Visit our web pages on shares for a more detailed explanation.
A company limited by shares must have a share capital divided into shares. Each share must have a nominal value (sometimes called "par value"). Most shares are £1 shares, but other amounts are possible, such as 1 penny shares.
To have a company registered there must be at least one shareholder who holds at least one share. If there are, say, three shareholders, they might take one share each, so that each of them owns one-third of the company. That will give the company £3 share capital and the shareholders will get:
- one vote each on shareholders' resolutions,
- one-third of any dividend payable and
- one-third of the net proceeds of sale if the company is sold or wound up.
In another company, the proportions might be different. For example, the company might issue 100 shares, with one shareholder having 50 and the other two 25 each. Shares can be issued as part of the company registration or at any time in the future. It is cheaper to do it as part of the original registration.
The company may have different classes of shares. This is done for many different reasons, but simple examples are to have non-voting shares, or to pay dividends at different rates to different people. Visit our page on share classes for a more detailed explanation.
Different share classes can be set up either when a company is registered or later, but it is cheaper to do it as part of the original company registration. The details of the classes should be set out in the company's articles. The company should not be set up with just the Model Articles, which are incompatible with the main share classes. Be careful over this matter because many companies are set up with documents that are not correct on this area and expensive amendment is required later.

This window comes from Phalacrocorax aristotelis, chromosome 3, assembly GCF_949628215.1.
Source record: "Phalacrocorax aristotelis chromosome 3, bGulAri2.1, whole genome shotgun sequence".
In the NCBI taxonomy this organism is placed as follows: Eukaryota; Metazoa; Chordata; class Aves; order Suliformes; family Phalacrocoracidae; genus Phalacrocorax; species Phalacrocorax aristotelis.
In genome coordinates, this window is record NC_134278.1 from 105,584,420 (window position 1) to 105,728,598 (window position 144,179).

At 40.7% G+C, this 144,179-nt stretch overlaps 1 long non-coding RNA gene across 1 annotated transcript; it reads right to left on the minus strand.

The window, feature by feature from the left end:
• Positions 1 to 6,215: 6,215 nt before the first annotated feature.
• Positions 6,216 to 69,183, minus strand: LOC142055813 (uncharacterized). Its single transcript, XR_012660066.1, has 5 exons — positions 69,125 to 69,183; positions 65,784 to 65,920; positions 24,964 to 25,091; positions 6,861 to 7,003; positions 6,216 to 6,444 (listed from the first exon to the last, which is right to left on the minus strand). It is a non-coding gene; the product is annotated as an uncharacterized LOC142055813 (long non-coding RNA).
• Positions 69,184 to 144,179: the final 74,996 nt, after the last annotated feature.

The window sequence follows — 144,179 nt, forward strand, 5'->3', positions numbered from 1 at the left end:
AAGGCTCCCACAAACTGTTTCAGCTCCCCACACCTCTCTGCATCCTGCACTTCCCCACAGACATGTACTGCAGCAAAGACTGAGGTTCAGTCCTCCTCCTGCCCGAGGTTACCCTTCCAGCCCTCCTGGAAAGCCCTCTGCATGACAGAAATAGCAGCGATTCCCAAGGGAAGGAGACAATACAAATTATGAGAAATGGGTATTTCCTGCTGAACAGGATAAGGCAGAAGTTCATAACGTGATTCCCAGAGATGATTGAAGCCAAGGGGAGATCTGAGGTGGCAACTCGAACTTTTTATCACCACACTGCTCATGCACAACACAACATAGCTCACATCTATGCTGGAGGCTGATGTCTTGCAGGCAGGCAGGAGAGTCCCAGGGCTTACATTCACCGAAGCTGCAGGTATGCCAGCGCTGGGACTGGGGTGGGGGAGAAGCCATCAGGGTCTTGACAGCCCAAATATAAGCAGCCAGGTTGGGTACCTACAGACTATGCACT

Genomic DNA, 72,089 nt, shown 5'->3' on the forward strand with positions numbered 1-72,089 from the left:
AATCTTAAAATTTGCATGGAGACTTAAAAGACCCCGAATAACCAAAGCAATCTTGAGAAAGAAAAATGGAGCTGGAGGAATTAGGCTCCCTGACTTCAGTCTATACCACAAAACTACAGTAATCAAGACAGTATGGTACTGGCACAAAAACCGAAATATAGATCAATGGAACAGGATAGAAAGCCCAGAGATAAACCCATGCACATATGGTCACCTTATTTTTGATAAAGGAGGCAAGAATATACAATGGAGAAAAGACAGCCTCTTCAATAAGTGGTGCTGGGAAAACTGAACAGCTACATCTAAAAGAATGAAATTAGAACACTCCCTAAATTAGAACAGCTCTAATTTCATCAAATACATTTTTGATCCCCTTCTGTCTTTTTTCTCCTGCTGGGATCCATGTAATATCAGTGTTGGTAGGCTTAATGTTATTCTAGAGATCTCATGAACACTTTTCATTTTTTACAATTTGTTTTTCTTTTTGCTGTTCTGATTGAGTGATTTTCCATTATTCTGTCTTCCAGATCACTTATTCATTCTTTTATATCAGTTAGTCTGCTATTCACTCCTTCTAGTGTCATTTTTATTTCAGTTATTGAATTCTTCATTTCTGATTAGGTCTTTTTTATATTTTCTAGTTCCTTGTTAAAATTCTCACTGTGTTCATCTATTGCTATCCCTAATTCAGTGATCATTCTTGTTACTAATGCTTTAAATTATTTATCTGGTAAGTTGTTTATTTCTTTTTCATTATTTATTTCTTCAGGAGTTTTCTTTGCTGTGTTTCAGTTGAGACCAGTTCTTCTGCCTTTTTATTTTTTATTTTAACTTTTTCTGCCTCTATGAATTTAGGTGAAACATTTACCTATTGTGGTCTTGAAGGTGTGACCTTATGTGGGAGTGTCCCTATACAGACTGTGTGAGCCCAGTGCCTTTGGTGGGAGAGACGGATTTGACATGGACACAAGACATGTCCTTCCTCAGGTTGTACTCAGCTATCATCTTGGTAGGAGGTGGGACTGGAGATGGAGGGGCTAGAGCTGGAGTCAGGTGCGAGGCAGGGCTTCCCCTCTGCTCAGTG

When a company issues shares (whether on registration or later) it sells them to the people who then become shareholders. The shares must be issued for at least their nominal amount, and the shareholder must pay the company for the shares. So if the company issues 100 £1 ordinary shares to a shareholder, he or she must pay the company £100 (or such greater amount that they have agreed) which becomes the company's share capital. Under the Model Articles this must be paid straight away, but later payment is permitted under our standard articles, and collected when the directors decide. The liability to pay the amount due for the shares is the limit of the shareholders' liability.
There is much more detail about shares on our Company Law Club website.